They know what you did last summer

Sunday, 9 June 2013 - 10:30am IST | Agency: DNA
If you are a teenager and smoke, drink and umm… have many 'close' friends, make sure your parents haven't set a private investigator on you.
  • Prashant Chaugule DNA

Mumbai resident Rajesh Kumar (name changed) was shocked to find a pack of cigarettes in his 14-year-old son’s school bag. He confronted the teenager but was met with staunch denial. “He said it was a prank and his friends were trying to get him into trouble. I didn’t want to say I didn’t trust him, so I let it slide that time,” says Kumar, one half of a working couple.

He also suspected that his son was lying to him about where he was spending his time after school but there was no way to find out.

After numerous attempts to coax his son to open up, he decided it was time to call in the professionals.

He didn’t have to look far. A simple Internet search threw up around 50 private detective companies in the city that offer a service called ‘teenage monitoring’.

“We have all been kids, of course they are up to some mischief but children today have access to a lot more things than we did in our day. It worries me to wonder what else he is up to that I don’t know about,” says Kumar, who complains that long hours make it difficult for him to keep track of what’s going on at home.

Playing eye-spy
“Parents often want to check if their child is smoking, visiting pubs, having an affair with an older woman/man, driving recklessly, doing drugs or plain lying about his/her whereabouts,” says Wahid Ali Sheikh, director of Mumbai-based Spark Investigations. In most cases, parents simply want to know the child’s daily routine and if they are bunking class.

Sheikh says he gets 8-9 cases a month. Clients include parents of children aged between 14-21 years, 60 per cent of whom are boys. Priya Chavan, of another agency, Spy Zone, says she has been asked to spy on children as young as eight.

Spark Investigations functions out of a cubbyhole in a desolate shopping complex in Borivli. Sheikh’s team of 26 investigators include college students looking for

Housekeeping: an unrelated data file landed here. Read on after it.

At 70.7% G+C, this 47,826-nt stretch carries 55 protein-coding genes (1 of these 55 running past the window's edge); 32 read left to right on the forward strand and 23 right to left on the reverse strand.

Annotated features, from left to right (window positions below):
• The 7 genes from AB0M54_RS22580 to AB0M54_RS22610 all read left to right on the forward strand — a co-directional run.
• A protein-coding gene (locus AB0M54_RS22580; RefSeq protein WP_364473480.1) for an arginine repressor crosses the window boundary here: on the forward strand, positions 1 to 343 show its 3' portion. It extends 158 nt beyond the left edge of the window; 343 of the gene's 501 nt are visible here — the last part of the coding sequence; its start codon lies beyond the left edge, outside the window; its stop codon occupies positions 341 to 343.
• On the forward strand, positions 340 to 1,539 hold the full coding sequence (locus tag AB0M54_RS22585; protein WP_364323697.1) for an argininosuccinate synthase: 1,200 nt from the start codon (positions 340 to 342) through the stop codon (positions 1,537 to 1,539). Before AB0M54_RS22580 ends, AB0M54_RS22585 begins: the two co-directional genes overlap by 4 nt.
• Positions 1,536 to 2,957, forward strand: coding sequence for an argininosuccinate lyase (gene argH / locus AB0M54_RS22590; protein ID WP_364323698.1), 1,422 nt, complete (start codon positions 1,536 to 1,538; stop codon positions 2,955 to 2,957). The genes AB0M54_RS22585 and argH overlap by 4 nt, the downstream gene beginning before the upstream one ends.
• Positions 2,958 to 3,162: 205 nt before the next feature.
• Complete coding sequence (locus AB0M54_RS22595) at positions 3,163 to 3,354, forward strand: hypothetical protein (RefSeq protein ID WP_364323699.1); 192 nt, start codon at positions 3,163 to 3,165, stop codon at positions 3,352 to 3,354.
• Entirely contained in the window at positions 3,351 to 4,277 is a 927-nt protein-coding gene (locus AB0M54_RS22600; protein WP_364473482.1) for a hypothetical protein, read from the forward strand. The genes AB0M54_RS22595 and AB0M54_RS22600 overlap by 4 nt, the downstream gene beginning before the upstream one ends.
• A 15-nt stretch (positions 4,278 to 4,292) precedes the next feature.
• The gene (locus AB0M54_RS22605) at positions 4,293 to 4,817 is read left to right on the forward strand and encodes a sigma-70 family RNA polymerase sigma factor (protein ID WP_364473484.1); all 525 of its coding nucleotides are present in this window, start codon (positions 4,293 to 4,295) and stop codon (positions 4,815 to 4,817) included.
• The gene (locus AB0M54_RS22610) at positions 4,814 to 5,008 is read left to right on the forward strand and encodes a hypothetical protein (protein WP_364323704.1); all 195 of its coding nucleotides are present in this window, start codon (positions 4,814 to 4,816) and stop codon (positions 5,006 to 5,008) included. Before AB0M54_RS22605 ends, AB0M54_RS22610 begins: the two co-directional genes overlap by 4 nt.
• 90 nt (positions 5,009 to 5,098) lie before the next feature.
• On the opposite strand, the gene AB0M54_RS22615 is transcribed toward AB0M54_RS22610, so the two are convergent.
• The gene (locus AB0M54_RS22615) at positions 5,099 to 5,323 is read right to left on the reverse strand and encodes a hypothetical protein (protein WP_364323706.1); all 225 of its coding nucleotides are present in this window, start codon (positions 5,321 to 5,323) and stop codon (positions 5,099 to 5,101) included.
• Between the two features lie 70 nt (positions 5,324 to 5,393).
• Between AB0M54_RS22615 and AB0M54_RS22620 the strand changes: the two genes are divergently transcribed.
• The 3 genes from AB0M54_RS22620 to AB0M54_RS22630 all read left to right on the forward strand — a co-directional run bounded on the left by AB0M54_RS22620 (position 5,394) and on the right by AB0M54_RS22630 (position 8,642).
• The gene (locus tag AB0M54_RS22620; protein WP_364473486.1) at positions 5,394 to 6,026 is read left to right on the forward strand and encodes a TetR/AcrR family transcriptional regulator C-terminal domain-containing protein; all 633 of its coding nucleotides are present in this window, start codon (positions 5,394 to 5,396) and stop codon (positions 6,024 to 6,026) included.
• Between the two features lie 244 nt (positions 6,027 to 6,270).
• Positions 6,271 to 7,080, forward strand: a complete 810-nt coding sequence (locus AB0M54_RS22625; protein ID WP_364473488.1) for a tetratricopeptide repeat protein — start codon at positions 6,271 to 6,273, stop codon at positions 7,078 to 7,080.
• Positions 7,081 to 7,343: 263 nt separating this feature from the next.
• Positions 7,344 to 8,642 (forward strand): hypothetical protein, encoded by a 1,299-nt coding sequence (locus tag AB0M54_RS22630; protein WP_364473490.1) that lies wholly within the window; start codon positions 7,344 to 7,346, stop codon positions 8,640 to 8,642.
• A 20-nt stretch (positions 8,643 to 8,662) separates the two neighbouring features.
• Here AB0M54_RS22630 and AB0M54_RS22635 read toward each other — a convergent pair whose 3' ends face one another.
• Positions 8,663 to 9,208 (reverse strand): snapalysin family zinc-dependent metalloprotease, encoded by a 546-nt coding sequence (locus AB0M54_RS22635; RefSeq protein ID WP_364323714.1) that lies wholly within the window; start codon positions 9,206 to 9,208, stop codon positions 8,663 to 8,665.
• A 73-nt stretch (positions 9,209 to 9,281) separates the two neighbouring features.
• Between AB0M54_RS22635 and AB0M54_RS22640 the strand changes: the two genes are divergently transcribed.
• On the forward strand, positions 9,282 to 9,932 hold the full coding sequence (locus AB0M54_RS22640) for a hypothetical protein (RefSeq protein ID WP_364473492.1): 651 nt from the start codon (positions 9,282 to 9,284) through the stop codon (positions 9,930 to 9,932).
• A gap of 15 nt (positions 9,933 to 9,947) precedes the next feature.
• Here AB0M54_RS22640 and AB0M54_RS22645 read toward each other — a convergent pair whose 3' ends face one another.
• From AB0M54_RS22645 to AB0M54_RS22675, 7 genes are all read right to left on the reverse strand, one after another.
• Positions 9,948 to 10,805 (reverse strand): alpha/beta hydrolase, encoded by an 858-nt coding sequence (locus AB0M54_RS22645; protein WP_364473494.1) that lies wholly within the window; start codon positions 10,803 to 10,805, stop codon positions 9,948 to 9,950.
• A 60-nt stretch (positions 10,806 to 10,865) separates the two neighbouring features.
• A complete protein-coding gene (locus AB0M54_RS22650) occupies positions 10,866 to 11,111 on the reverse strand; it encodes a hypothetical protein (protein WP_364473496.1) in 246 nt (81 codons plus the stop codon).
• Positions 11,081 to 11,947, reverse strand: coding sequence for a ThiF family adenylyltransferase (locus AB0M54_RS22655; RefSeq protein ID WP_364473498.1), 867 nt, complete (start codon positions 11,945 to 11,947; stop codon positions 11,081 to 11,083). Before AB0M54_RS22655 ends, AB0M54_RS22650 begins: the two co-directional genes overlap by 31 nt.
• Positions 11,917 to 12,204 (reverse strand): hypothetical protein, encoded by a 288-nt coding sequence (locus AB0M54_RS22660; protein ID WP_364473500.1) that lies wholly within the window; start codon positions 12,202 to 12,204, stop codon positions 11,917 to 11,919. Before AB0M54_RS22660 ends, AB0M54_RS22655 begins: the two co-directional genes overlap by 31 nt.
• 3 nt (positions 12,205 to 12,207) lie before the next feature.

part-time work.

His agents use dummy accounts to befriend the subject via social media sites. “College students come in handy here. They are closer to the age of the subject and are less likely to blow their cover.

The ‘agents’ find out whether the subject has a love interest by either flirting with them or bringing it up in conversation. Again, college students doubling up as agents come useful here.

However, spying on kids is still not his main source of income. Sheikh says he gets most of his revenue from investigating cases of extra-marital affairs. He gets about 15 cases a month on an average.

Spy gear sells online

Chavan has been running her detective service for five years now. She says her job is made easy because of the profusion of spy gadgets in the market. Parents are not afraid to use such gadgets. In fact, they demand it, she says.

“Parents usually want video evidence. Mostly to confront the child later but also because they don’t want to believe their child is going astray,” she says.

If the client agrees, investigators even arrange for their homes to be bugged and fitted with spy cameras. Investigators also install call tracking software on the child’s phone and use spy cameras to capture images and video of the subject outdoors.

It’s clear that not all methods are legal.

Investigators agree they function in grey areas but say they protect their backs by getting written consent for all the services, legal and illegal, that are offered. Clients sign a waiver that the footage belongs to them that protects investigators from any responsibility in case any compromising footage is leaked.

“We hand over all the evidence in form of images, video, audio clips and a detailed report to the client and step back. They can choose to confront their kids but we aren’t involved with what happens next,” says Chavan.

The cost of such spying depends on the client’s requirements and starts at Rs35,000 at Sheik’s agency. Chavan charges Rs4,500 a day within city limits.
James Bond-style parenting

Dr Avinash DeSousa, a psychiatrist who specialises in child therapy, says such snooping is probably the last resort for parents but can be avoided if they try to maintain an open relationship with their children. “Experimentation is a part of adolescence and you can’t be surprised by that. Either talk to children about smoking, drinking and sex and make it clear that no matter what — you have their back,” he says.

But sometimes snooping can prevent things from going out of control.  

In one case, investigators were able to bust a gun racket involving teenage children of high profile parents. The parents intervened before the cops got involved. This helped them avoid controversy, not to mention a potential jail sentence for their kids.

But doctors suggest snooping on children will not yield much help. Setting a private eye on your child tells him or her that you don’t trust them, says Dr DeSousa. “If you treat your kid like a criminal, he is going to be looking over his shoulder forever.”

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